I can see why this is going to cause a bit of a problem for developers so I sympathise a fair bit, but I think ultimately Apple is right to do this - I'd rather that Apple keep strict control over such privacy matters especially as the mobile platform grows massively as it has done - it's such things like this that make me less likely to use Android as a platform as it's harder for me to keep track of my own data. It doesn't mean that iOS is necessarily a better platform for privacy, but it certainly feels that I can keep track of what I own better.
     
  9. arn, Mar 25, 2012
    Last edited: Mar 25, 2012

    arn
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    arn

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    #9
    It's the sudden nature of it that might be an issue for some.

    If you haven't already migrated your existing users' data off UDID, then you can't anymore.

    arn
     
  10. macrumors member

    axonic labs

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    #10
    How is using UDID a good idea for storing high scores, preferences etc? What happens when users upgrade to a new device?

     
  11. macrumors regular

    Exotic-Car Man

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    #11
    If the app has proper customer service, they can do a simple score-transfer. The user would have to prove that they upgraded their device by either logging into their old or new device with their username. If the old device broke, it becomes a little harder to prove the identity of players, but IPs can also prove useful.


    The whole scenario of Apple restricting apps' access to systems and developers "scrambling" to find a solution reminds me of another recent story.
     
  12. arn
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    arn

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    simplest case is high score.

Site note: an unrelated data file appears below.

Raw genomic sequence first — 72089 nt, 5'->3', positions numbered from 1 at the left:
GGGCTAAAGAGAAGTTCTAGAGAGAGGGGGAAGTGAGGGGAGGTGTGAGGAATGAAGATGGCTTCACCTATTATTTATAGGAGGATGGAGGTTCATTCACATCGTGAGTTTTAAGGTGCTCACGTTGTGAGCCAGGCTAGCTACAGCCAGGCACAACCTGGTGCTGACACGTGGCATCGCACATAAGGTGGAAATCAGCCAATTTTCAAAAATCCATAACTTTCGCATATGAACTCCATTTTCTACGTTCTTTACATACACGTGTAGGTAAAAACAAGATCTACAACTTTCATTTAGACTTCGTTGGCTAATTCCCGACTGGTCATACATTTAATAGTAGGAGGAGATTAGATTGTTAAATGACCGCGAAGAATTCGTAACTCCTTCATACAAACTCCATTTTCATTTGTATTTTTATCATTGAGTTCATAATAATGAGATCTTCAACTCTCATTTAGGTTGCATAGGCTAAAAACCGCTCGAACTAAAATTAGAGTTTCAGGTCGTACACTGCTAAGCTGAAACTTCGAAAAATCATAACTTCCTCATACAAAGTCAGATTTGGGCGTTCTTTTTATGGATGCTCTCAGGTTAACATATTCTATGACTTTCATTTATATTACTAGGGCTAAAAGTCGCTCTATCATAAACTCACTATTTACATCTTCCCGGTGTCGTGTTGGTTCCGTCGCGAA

So you have a game, you want people to be able to save their high scores to the global leaderboard without having to register an account.

    How do you associate the high scores on the leaderboard with their device/install without any sort of registration process? UDID (or equivalent) is one easy way.

    arn
     
  13. macrumors member

    axonic labs

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    #13
    It's just not a good idea to use UDID for storing high score and other preference data. The high score and preference really belong to the user and not the device (users can have multiple or change devices) and the app should use a "user id" rather than a "device id".

     
  14. arn
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    arn

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    #14
    that requires registration.

    pick a username, a password etc...

    arn
     
  15. macrumors member

    axonic labs

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    #15
    It is an easy way but it's not a good way nor the right way (my opinion of course).

     
  16. arn, Mar 25, 2012
    Last edited: Mar 25, 2012

    arn
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    arn

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    #16
    give me a better way that doesn't require registration. (or udid equivalent)

    arn
     
  17. Pakaku, Mar 25, 2012
    Last edited: Mar 25, 2012

    macrumors 6502a

    Pakaku

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    #17
    As I understand it, the problem with using the UDID is that it doesn't track your scores across devices. If you upgrade to a new iPhone, say goodbye to your highscores.

    A better idea could be to just do it through Game Center, or being able to sync highscores to iCloud. You have to sign up if you want to use it for other things, anyways.
     
  18. macrumors member

    axonic labs